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United States Department of Agriculture

Agricultural Research Service

Title: Gps/gis Methods for Collecting and Analyzing Grain and Forage Yield Data

Authors
item Erskine, Robert
item Green, Timothy
item Dunn, Gale

Submitted to: ESRI Conference Proceedings
Publication Type: Proceedings
Publication Acceptance Date: September 7, 2001
Publication Date: October 23, 2001
Citation: Erskine, R.H., Green, T.R., Dunn, G.H. 2001. Gps/gis methods for collecting and analyzing grain and forage yield data. ESRI Conference Proceedings. October 2001.

Interpretive Summary: The future of "precision farming" and agricultural research will rely heavily on GPS technology and GIS software. This fact is supported by the numerous applications in this paper alone. Cooperation of farmers, scientists, and the developers of GPS/GIS will be crucial for continued advancements and improvements in the technology. As farmers and scientists apply the tools currently available, additional needs will be discovered. More potential applications exist in agriculture that we know of today. Before the 1999 harvest of foxtail millet, there was no expectation of locating some 400 hay bales by GPS. Instead, in a year that no yield data was expected to be collected, a yield map was produced. For the research presented, the assumed relationship between landscape topography and crop yields has not been discarded, despite the low correlation obtained in the regression analysis. A multiple regression including more explanatory varia ables, such as other topographic attributes, can improve the correlation. Also, the point-to-point method of comparison may have been too restrictive in capturing the relationship between the wetness index and crop yield. There was obvious similarity in the spatial pattern, as shown on the maps, but the correlation may be at a larger scale and require some aggregation of data before doing regression analysis. These will all be investigated. obvious similarity in the spatial patterns, as shown on the maps, but the correlation may be at a larger scale and require some aggregation of data before doing regression analysis. These possibilities will all be investigated with the aid of GIS.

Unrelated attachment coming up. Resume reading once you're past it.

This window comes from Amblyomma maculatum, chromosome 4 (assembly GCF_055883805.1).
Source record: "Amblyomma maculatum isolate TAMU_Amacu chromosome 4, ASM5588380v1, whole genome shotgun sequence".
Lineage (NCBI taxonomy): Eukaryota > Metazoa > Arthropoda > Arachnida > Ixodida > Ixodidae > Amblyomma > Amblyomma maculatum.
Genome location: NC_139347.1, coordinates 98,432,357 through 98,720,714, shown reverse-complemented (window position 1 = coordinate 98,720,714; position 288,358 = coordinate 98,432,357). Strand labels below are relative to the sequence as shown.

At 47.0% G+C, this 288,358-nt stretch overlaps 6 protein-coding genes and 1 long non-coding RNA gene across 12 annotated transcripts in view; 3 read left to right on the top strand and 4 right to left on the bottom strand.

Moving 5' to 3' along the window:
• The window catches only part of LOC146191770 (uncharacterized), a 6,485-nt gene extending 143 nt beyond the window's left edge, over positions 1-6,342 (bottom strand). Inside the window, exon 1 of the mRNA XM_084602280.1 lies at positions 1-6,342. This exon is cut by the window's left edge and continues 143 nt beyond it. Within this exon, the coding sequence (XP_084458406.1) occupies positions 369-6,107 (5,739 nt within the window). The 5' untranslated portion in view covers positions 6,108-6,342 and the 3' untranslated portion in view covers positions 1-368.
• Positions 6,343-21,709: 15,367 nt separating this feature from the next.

Technical Abstract: Global positioning system (GPS) technology and geographic information system (GIS) techniques have made broad applications of "precision farming" possible. In the present application,grain yield monitors and satellite-differentially corrected GPS (DGPS) are used to collect winter wheat yield data in space. A method of spatial yield data collection for foxtail millet, a non-grain forage crop, is introduced. This method incorporates DGPS-located bales, bale mass, and driving directions of the baler to produce yield per area estimates. ArcViewTM version 3.2 (ESRI, Inc.) is used to process field-collected data into yield maps. Spatial patterns of winter wheat and foxtail millet yields harvested in 1997 and 1999, respectively, from a 65 ha field in northeastern Colorado are compared. A grid digital elevation model (DEM) is produced for this site from point elevation data. Dual-frequency, real-time kinematic GPS (RTKGPS) is used to collect elevation data at approximately 5-meter resolution while mounted on an all-terrain vehicle. Yield data are related to various landscape topographic attributes, derived from the DEM. The use of ArcView for the creation of DEMs, computation of topographic attributes, and analysis of yield/topography relationships is demonstrated.

Last Modified: 4/19/2014
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